Pre-registration physiotherapy education in the COVID-19 era: a comparison of module results between students receiving traditional face-to-face or online-only education

T. Butcher*, A. Lewis

*Corresponding author for this work

Research output: Contribution to journalConference articlepeer-review


Purpose: Physiotherapy education is traditionally hands on and practical, reflecting professional needs. During the 2020-21 academic year the COVID-19 pandemic resulted in many students not being able to access face-to-face teaching on campus due to shielding and international travel restrictions. Brunel University London (BUL) adapted to this by developing extensive online learning resources, and by providing students studying remotely with interactive online tutorials equivalent to those being received by their peers on campus. The aim of this project was to evaluate module assessment results for students who completed one full academic term online only compared to students who attended face-to-face teaching. The hypothesis was that there would be a significant difference in academic attainment according to exam results between students studying online vs face-to-face.

Methods: Data were collected from all years of study on the BSc and pre-registration MSc programmes at BUL following completion of one full term of teaching and the associated end of term module assessments. Modules which were taught and assessed included Anatomy, Rehabilitation, Pathophysiology, Musculoskeletal, Neurorehabilitation and Critical Care. All students received pre-recorded online lectures throughout the term. Module assessments were completed online for all students due to COVID-19 restrictions through video call vivas, online written exams and multiple-choice exams. Correlations between student demographics, programme, mode of study, and exam results were performed, using the strongest of these correlations in a univariate linear regression analysis via SPSS v26.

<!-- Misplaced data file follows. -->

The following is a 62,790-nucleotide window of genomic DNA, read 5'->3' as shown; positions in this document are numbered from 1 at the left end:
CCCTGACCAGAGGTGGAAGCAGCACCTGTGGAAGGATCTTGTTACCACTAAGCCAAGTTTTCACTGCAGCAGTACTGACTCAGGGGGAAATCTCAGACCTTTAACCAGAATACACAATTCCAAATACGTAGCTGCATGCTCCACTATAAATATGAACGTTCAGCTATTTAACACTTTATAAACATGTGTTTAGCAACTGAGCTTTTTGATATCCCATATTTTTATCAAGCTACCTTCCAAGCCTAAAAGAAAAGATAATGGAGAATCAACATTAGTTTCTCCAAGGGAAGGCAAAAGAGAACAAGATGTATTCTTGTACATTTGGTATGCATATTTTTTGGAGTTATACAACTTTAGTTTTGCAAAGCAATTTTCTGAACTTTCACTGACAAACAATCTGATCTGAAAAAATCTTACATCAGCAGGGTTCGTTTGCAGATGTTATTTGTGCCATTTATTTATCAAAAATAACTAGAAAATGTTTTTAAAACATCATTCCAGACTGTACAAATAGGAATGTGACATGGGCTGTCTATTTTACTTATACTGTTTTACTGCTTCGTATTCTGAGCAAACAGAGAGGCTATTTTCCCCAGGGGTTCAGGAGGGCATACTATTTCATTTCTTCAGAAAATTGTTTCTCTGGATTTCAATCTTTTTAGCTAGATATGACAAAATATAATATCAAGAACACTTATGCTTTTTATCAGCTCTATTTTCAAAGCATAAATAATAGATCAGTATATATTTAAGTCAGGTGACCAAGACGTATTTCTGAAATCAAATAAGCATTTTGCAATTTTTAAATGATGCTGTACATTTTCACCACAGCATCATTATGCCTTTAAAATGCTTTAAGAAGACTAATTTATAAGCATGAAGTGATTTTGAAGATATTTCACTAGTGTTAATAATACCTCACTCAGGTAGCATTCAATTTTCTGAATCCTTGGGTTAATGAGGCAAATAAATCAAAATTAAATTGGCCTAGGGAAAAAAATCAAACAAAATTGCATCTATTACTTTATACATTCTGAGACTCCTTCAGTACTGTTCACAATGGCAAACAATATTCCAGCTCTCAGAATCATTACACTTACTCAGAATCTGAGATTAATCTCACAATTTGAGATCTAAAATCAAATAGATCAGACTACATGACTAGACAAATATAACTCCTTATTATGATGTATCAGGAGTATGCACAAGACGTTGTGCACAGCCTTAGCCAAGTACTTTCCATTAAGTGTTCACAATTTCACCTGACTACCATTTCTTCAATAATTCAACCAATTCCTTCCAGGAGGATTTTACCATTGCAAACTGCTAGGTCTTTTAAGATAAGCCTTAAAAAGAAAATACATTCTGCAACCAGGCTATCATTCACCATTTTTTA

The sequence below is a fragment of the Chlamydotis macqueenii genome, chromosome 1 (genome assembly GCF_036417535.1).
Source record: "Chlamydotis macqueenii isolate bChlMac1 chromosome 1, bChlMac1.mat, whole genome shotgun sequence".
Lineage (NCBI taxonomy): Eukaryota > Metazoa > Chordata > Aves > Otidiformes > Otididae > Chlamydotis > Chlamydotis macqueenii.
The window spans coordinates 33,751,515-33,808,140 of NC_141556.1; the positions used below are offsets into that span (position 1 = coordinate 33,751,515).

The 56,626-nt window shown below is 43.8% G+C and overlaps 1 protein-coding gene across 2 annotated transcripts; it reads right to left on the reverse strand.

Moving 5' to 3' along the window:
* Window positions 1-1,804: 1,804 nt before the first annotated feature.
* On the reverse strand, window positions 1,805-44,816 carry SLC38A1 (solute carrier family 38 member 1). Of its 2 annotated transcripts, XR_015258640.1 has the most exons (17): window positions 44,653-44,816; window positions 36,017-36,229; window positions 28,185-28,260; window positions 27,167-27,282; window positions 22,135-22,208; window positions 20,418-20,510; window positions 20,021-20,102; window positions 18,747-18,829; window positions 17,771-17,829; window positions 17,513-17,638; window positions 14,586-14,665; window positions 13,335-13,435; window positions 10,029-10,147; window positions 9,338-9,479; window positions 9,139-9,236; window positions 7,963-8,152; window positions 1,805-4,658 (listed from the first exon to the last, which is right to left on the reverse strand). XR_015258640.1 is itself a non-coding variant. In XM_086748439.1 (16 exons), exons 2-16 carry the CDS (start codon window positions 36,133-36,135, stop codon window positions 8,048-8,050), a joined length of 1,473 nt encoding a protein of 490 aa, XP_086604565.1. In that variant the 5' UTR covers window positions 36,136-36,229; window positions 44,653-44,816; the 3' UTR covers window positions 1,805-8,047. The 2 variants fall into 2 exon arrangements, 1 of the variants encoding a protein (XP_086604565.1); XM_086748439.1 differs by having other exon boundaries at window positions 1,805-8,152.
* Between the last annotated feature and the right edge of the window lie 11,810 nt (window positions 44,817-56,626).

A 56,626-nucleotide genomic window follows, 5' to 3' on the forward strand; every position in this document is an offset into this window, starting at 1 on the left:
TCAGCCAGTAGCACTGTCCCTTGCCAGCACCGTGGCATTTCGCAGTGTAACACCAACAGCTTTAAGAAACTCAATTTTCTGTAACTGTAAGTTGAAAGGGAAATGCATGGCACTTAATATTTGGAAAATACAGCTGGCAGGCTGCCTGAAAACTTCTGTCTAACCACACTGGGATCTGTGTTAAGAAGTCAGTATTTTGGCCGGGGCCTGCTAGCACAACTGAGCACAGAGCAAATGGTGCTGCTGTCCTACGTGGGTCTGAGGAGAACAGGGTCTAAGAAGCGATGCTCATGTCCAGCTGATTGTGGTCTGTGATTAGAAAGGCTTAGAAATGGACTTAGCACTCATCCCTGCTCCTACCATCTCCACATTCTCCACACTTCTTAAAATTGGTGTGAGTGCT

Results: A total of 730 module assessments were completed by the students at the end of the term one, comprising of 178 from online teaching and 552 from face-to-face teaching. Students who studied online achieved a grade 9.6% higher than those studying face to face (P: 0.045).

Conclusion(s): Understanding whether students are being disadvantaged or not when receiving online teaching compared to traditional face-to-face teaching is vitally important for maintaining academic and professional standards and ensuring equal opportunities for all students. The findings of this project suggest that no such disadvantage exists when looking at academic attainment through module assessment results. Further work is required however to investigate any potential long-term impact when students go out on clinical placement and also on overall degree attainment at course completion.

Impact: The ability to effectively deliver physiotherapy education online could have a wide-ranging impact. The immediate impact is that it offers increased flexibility and the ability to continue delivering physiotherapy degree courses throughout the COVID-19 pandemic, which is essential for ensuring a continued supply of newly qualified physiotherapists to meet health service demands. In the long term it may prove beneficial for allowing greater remote delivery of physiotherapy education which could improve national and global accessibility to Physiotherapy degree programmes.
Original languageEnglish
Article numbere15
Number of pages1
Issue numberSupplement 1
Publication statusPublished - 1 Feb 2022
Externally publishedYes
EventVirtual Physiotherapy UK (VPUK) 2021 - Virtual, United Kingdom
Duration: 5 Nov 20216 Nov 2021

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